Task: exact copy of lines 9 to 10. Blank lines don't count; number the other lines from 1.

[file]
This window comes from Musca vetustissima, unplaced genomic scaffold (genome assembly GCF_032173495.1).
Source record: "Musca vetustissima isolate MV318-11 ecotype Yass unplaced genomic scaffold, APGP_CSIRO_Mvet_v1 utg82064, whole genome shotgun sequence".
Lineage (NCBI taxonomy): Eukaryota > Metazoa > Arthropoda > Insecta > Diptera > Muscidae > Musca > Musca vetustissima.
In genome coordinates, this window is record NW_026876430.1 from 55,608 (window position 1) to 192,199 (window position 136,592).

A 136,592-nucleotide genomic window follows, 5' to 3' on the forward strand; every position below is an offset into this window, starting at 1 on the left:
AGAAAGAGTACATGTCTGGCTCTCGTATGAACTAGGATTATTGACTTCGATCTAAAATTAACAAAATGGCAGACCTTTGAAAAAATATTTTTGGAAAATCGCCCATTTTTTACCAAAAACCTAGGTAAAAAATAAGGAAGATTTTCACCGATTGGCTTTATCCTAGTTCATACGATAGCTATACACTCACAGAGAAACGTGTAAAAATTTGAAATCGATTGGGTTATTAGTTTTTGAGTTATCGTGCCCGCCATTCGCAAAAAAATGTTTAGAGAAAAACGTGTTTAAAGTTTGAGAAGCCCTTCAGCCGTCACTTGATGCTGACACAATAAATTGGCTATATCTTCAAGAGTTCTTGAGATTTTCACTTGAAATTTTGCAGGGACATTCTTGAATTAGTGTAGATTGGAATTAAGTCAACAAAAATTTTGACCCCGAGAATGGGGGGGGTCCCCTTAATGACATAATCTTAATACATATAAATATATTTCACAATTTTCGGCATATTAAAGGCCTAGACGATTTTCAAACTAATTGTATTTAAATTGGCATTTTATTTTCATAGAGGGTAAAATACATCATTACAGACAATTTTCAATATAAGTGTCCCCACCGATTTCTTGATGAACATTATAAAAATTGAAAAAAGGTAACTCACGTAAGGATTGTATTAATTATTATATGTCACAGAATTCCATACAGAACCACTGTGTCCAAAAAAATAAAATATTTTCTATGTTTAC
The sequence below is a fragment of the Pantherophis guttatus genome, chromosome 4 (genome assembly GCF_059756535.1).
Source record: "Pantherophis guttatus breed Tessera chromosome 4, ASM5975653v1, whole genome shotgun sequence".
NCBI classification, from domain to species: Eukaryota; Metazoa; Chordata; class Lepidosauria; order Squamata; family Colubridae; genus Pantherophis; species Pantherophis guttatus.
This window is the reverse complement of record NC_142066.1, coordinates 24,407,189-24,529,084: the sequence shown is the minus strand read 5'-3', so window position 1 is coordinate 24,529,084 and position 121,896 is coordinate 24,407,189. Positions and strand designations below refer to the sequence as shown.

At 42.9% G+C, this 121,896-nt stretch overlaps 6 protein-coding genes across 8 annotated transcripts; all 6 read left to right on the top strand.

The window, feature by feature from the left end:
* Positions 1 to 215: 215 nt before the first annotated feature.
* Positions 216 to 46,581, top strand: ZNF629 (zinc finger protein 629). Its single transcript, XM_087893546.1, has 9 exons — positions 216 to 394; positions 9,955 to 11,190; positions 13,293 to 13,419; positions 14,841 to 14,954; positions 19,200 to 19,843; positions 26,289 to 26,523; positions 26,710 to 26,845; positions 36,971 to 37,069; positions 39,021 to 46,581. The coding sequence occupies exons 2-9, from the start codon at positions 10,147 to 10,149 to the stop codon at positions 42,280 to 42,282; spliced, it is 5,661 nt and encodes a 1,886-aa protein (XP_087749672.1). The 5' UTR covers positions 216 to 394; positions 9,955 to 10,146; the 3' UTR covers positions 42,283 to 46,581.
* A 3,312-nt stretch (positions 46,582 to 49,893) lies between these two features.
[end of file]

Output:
NCBI classification, from domain to species: Eukaryota; Metazoa; Chordata; class Lepidosauria; order Squamata; family Colubridae; genus Pantherophis; species Pantherophis guttatus.
This window is the reverse complement of record NC_142066.1, coordinates 24,407,189-24,529,084: the sequence shown is the minus strand read 5'-3', so window position 1 is coordinate 24,529,084 and position 121,896 is coordinate 24,407,189. Positions and strand designations below refer to the sequence as shown.